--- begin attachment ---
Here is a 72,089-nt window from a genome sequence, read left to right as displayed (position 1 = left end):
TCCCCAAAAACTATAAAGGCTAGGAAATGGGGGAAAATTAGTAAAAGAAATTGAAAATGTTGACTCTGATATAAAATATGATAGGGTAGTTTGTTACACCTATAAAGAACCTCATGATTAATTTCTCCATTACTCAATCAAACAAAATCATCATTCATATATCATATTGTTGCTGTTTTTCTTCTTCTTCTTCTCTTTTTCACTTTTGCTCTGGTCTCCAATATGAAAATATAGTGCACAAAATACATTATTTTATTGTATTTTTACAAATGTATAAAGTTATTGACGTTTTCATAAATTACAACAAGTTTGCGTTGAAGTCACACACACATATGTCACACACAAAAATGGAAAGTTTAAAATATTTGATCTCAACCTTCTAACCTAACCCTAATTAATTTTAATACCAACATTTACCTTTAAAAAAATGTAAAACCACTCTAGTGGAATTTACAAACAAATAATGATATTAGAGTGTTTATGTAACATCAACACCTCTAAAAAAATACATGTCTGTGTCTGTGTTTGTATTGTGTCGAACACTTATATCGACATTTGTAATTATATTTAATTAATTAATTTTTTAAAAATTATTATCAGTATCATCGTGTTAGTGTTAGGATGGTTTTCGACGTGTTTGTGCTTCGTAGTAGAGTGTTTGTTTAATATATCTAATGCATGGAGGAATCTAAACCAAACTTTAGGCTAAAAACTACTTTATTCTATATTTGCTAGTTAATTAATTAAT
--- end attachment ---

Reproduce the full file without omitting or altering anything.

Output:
Here is a 72,089-nt window from a genome sequence, read left to right as displayed (position 1 = left end):
TCCCCAAAAACTATAAAGGCTAGGAAATGGGGGAAAATTAGTAAAAGAAATTGAAAATGTTGACTCTGATATAAAATATGATAGGGTAGTTTGTTACACCTATAAAGAACCTCATGATTAATTTCTCCATTACTCAATCAAACAAAATCATCATTCATATATCATATTGTTGCTGTTTTTCTTCTTCTTCTTCTCTTTTTCACTTTTGCTCTGGTCTCCAATATGAAAATATAGTGCACAAAATACATTATTTTATTGTATTTTTACAAATGTATAAAGTTATTGACGTTTTCATAAATTACAACAAGTTTGCGTTGAAGTCACACACACATATGTCACACACAAAAATGGAAAGTTTAAAATATTTGATCTCAACCTTCTAACCTAACCCTAATTAATTTTAATACCAACATTTACCTTTAAAAAAATGTAAAACCACTCTAGTGGAATTTACAAACAAATAATGATATTAGAGTGTTTATGTAACATCAACACCTCTAAAAAAATACATGTCTGTGTCTGTGTTTGTATTGTGTCGAACACTTATATCGACATTTGTAATTATATTTAATTAATTAATTTTTTAAAAATTATTATCAGTATCATCGTGTTAGTGTTAGGATGGTTTTCGACGTGTTTGTGCTTCGTAGTAGAGTGTTTGTTTAATATATCTAATGCATGGAGGAATCTAAACCAAACTTTAGGCTAAAAACTACTTTATTCTATATTTGCTAGTTAATTAATTAAT